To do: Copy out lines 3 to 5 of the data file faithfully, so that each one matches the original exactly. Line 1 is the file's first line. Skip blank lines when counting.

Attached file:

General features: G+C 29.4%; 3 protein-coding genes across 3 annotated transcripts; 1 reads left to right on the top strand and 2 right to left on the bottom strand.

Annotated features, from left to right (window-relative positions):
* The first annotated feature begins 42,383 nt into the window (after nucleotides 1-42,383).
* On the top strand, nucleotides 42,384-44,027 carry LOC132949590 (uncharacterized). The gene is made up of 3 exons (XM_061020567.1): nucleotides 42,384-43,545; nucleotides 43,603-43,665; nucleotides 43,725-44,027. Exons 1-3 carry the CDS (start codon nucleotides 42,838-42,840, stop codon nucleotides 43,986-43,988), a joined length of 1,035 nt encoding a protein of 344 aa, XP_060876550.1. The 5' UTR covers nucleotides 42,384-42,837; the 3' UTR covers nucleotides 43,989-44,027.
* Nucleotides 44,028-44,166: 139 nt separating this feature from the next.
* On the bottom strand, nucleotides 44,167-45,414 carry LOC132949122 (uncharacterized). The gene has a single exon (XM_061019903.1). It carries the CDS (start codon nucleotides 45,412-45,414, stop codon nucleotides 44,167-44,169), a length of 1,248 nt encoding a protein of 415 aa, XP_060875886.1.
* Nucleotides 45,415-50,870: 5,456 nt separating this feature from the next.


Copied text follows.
* The first annotated feature begins 42,383 nt into the window (after nucleotides 1-42,383).
* On the top strand, nucleotides 42,384-44,027 carry LOC132949590 (uncharacterized). The gene is made up of 3 exons (XM_061020567.1): nucleotides 42,384-43,545; nucleotides 43,603-43,665; nucleotides 43,725-44,027. Exons 1-3 carry the CDS (start codon nucleotides 42,838-42,840, stop codon nucleotides 43,986-43,988), a joined length of 1,035 nt encoding a protein of 344 aa, XP_060876550.1. The 5' UTR covers nucleotides 42,384-42,837; the 3' UTR covers nucleotides 43,989-44,027.
* Nucleotides 44,028-44,166: 139 nt separating this feature from the next.